Photo: Phoebe Sheehan
After his first sojourn to the visiting lacrosse locker room at the University at Albany — “it isn’t as bad as everyone says” — TD Ierlan met with a half dozen reporters Friday night.
They were expecting to hear about a happy homecoming, but Ierlan, who transferred to Yale over the summer after two seasons at the University at Albany, revealed an array of emotions.
“It was fun to see everyone at the end,” said Ierlan, who won 16 of 17 faceoffs and scored a goal in Yale’s 10-5 victory, “but the game was not fun. I don’t think I’ve ever said that about a college lacrosse game, that I’ve never had fun, even losses.”
Ierlan knew when he left UAlbany, which he helped to three NCAA Tournament victories in two seasons, that this day would come. The Danes and Bulldogs have met each of the past five years.
“It’s the toughest game I’ve ever had to play, hands down,” Ierlan said. “I thought playing my brother was hard, but that was like playing 50 brothers. There’s nothing you can do to prepare yourself for that. I knew all week it was going to be hard.”
On the physical front, it was business as usual. Ierlan, who set an NCAA Division I record with UAlbany last season by winning 79.1 percent of his faceoffs, dominated the X, as expected.
After two early faceoff losses, the Danes resorted to using their longstick — junior Pat Barrow, a childhood friend of Ierlan’s — to take draws, but to no avail.
“Let’s call a spade a spade,” UAlbany coach Scott Marr said. “We knew what we were into, with TD coming into town. He’s a great player and a great competitor. He did a great job for them. We just tried to do some different things to try to mix him up.”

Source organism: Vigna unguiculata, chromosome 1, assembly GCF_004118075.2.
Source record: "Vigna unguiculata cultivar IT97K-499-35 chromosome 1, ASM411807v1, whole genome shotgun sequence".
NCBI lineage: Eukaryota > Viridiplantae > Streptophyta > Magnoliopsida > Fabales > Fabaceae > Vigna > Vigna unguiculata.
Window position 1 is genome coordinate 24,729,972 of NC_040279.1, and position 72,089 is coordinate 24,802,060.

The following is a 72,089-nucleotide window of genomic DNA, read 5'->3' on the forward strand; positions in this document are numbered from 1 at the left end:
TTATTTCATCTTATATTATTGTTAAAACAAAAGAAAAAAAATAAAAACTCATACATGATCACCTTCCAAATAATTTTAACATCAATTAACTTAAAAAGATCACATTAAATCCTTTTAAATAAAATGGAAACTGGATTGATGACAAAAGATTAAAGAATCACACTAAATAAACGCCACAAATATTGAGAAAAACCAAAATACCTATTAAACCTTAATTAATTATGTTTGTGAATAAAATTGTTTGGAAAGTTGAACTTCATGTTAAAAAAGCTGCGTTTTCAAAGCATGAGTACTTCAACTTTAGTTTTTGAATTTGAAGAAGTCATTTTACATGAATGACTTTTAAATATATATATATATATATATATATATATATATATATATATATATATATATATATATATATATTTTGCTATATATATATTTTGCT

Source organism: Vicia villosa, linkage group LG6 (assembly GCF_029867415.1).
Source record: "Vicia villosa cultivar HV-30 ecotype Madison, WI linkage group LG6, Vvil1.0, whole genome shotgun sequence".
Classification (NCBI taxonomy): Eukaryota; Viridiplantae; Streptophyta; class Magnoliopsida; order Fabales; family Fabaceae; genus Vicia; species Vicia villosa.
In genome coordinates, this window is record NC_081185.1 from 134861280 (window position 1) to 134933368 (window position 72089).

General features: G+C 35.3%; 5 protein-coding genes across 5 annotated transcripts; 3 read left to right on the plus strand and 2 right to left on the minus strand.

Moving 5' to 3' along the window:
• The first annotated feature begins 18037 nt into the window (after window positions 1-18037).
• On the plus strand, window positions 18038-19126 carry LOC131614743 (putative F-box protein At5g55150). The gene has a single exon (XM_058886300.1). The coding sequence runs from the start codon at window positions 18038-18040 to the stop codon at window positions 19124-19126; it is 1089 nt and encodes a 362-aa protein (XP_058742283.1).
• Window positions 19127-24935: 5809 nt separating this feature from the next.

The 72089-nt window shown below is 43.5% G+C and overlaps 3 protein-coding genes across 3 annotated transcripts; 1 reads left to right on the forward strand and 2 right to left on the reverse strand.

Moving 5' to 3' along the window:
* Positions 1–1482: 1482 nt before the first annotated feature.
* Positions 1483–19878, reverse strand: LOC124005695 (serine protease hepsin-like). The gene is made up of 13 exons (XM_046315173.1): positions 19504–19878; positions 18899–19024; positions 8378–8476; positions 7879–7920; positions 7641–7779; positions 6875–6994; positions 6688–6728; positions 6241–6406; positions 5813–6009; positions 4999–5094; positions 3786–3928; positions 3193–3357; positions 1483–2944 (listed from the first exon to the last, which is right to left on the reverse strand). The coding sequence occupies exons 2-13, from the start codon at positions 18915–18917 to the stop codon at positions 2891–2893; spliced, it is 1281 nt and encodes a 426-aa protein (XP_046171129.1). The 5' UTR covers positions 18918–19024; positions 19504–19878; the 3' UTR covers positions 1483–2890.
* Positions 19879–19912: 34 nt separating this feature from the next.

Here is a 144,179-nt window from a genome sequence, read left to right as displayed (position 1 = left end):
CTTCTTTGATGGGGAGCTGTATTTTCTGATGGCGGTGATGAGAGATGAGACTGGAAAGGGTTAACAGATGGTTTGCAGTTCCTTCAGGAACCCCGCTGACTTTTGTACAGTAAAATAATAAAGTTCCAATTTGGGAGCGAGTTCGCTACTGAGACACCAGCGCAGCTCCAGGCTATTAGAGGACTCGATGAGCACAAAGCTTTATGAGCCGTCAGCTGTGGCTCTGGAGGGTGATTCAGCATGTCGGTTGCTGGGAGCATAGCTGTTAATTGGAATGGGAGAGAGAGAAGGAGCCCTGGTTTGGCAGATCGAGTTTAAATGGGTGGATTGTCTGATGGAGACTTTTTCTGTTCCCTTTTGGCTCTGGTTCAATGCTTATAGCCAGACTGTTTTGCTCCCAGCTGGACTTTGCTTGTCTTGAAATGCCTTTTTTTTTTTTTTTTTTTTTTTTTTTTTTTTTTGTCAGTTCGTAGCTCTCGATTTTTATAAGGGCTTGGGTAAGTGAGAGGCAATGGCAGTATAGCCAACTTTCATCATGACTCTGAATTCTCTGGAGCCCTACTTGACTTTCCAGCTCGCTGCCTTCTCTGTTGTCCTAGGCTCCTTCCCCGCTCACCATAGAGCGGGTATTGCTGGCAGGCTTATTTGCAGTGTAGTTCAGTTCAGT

Ierlan’s goal off a faceoff with 4:26 to play in the second quarter gave Yale (9-2), the 2018 national champs and this year’s fourth-ranked team, a 6-0 lead.
“This is going to sound terrible,” Ierlan said, “but it was almost like I wasn’t happy to score a goal. All my teammates were happy, and at the end of the day to get the win was huge. I got bragging rights on Nate (Siekierski, UAlbany goalie). That’s good. I’ll hold that over his head.”
It was Ierlan’s fourth goal of the season, although the Danes (5-7) responded with the next three. Jakob Patterson, whose two goals raised his total to a team-high 23, beat the first-half buzzer with a nifty behind-the-head shot off a pass from Tehoka Nanticoke to make it 6-2.
“I’m just trying to give a spark to the team, trying to get them going,” Patterson said. “We came up short, but it gives us good momentum going to next week because we know we played hard against a good Yale team.”
Patterson scored again early in the third, and Nanticoke appeared to have cut the deficit to 6-4, but his goal was disallowed for a player in the crease.
Yale scored the next four, although it turned out to be their lowest goal total of the season.
“Starting every possession pretty much playing on defense is not easy on the defense,” Marr said, “but we played tough.”
The postgame handshake line was impassioned for Ierlan and some of his ex-teammates.
“There was a lot of emotion,” Ierlan said. “There was a lot of emotion with the decision and the whole process. I will always care about those kids. They’re like brothers. If they ever needed anything, I would be there. The same with the coaching staff.”
“A lot of mixed emotions,” Marr said. “I love the kid. He did a great job for us when he was here. He was a big part of taking us to a final four. I told him after the game I loved him, gave him a hug, and wished him the best.”
“It’s good to see him back here,” said Barrow, who grew up with Ierlan in the Rochester suburb of Victor and calls him “Tristan,” his birth name. “He may be on a different team, but we’re always family. He’s like a brother to me.”
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Published at Sat, 20 Apr 2019 03:21:00 +0000